Says Ms. Jarunee Khongswasdi, cultural heritage expert of The Siam Society and SEACHA, “By delving deeper into the wisdom of our ancestors and their careful, respectful use of natural resources, we can discover invaluable insights that can fundamentally transform our mindset. This, in turn, can reshape the way we manage our limited resources on our one and only planet Earth.” 

Adds Mrs. Bilaibhan Sampatisiri, President of the Siam Society, “Nature and culture are significant parts of human life that are inherently intertwined and cannot be separated. To effectively address the pressing climate issues of our time, it is imperative to place culture at the very core of our solutions.”

In 2019, at a pan-Asian conference on “Heritage Protection: The Asian Experience” held in Bangkok, activists, academics, practitioners and a highly engaged audience explored the experience of protecting cultural heritage within the Asian socio-cultural and political context. This event showed there was a wealth of local wisdom in the region to pursue Asia’s own vision of cultural heritage protection, but no organisation to drive it.

That led to the formation of SEACHA, whose founding members are: the Indonesian Heritage Trust; Yangon Heritage Trust; Penang Heritage Trust; The Heritage Conservation Society, Philippines; The Siam Society Under Royal Patronage; Center for Research and Promotion of Cultural Heritage of Vietnam; Mulberries, Lao PDR; and Singapore Heritage Society. SEACHA’s current activities include a monthly online talk called “Cha-Time with SEACHA”, an annual Cultural Heritage Management Clinic, and biennial conferences. The SEACHA logo is inspired by the basketweaving skills that are part of the cultural heritage found across the region.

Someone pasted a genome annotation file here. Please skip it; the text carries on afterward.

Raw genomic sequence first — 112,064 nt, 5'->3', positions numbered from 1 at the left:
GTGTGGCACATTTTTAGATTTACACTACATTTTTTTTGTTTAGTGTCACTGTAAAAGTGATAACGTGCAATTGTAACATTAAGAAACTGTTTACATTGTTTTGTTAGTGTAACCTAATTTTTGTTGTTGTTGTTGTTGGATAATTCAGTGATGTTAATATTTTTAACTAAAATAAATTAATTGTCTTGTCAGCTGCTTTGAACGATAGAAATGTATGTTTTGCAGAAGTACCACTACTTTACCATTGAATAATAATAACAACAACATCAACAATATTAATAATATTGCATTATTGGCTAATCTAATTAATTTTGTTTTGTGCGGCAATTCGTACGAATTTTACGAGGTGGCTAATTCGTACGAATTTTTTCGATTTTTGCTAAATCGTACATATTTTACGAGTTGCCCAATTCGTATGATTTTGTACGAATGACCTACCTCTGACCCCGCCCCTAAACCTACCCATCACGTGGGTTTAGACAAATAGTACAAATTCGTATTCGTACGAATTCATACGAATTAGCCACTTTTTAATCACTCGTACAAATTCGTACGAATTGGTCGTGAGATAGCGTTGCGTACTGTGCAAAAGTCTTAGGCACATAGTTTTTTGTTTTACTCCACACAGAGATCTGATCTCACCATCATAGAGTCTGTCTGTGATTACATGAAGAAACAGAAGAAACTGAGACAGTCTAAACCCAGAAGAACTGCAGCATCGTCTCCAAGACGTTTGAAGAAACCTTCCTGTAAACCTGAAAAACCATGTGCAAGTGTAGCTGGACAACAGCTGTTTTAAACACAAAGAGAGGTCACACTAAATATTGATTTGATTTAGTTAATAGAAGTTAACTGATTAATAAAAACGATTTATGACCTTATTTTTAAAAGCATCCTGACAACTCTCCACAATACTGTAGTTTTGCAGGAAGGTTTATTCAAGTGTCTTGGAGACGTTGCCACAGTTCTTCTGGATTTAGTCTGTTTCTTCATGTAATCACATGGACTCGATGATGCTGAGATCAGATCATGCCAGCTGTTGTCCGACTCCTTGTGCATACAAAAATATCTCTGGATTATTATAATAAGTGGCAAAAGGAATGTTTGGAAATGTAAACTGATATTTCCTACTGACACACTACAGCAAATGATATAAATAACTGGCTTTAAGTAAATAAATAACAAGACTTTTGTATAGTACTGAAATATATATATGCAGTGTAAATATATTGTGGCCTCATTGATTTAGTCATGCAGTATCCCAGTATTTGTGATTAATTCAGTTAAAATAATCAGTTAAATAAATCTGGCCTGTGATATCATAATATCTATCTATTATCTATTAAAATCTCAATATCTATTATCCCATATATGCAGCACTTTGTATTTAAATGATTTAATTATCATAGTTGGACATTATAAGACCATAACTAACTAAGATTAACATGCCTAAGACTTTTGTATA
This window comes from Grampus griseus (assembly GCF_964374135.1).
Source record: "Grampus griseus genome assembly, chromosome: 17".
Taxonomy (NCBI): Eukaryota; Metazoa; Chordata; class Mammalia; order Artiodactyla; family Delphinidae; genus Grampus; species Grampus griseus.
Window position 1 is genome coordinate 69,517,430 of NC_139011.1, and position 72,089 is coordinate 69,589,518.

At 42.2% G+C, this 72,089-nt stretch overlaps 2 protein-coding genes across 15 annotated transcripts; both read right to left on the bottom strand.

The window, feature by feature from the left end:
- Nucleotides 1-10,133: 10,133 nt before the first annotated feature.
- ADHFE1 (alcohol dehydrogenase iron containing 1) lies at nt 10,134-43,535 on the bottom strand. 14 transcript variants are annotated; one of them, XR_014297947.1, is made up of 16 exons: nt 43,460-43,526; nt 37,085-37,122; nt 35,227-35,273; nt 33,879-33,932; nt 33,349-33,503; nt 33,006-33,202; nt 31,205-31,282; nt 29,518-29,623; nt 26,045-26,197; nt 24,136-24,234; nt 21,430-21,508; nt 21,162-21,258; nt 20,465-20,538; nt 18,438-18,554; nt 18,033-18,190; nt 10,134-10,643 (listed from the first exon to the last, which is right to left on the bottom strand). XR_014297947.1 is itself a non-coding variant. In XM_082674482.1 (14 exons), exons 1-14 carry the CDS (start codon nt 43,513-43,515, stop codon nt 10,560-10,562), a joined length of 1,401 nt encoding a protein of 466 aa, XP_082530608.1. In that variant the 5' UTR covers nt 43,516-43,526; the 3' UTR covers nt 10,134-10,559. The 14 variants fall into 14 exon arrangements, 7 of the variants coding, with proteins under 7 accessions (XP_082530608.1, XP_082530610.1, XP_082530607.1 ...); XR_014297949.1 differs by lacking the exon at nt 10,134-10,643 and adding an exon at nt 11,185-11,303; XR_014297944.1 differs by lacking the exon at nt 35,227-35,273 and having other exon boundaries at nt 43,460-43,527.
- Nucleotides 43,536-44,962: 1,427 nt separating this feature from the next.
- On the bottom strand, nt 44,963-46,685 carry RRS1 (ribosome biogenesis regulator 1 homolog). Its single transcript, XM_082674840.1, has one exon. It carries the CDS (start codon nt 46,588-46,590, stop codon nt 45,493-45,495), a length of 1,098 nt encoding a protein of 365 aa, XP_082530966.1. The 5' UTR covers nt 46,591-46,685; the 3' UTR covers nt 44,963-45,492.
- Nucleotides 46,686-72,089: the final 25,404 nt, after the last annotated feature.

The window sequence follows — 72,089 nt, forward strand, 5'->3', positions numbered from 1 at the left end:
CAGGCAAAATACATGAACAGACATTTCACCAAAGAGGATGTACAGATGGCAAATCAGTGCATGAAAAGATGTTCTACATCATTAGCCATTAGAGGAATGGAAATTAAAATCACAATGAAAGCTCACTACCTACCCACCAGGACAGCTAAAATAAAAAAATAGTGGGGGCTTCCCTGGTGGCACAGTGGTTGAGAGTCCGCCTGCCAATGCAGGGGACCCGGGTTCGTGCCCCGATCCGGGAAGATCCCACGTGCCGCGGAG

In January 2023, SEACHA and The Siam Society brought together a group of experts and youth leaders from the ten nations of ASEAN for a three-day conference under the the topic of “Cultural Wisdom for Climate Action: the Southeast Asian Contribution.” The presentations have all been compiled into a single volume, the introduction to which says:

“As the prospects for averting catastrophic levels of global climate change dim, governments and international organizations convene ever more conferences, which conclude with commitments to reduce carbon emissions, explore carbon sequestration, and aid developing countries exposed to devastation from droughts, floods, heatwaves and rising seas. Solemn pledges are made, couched in turgid diplomatic prose. Results are disappointing.

“At these international forums, hopes rest primarily on technological solutions which will enable countries to avoid fundamental change in their ways of life. Vested interests, domestic political constraints, and international power rivalries block any commitment to the transformative actions that are required to protect the planet.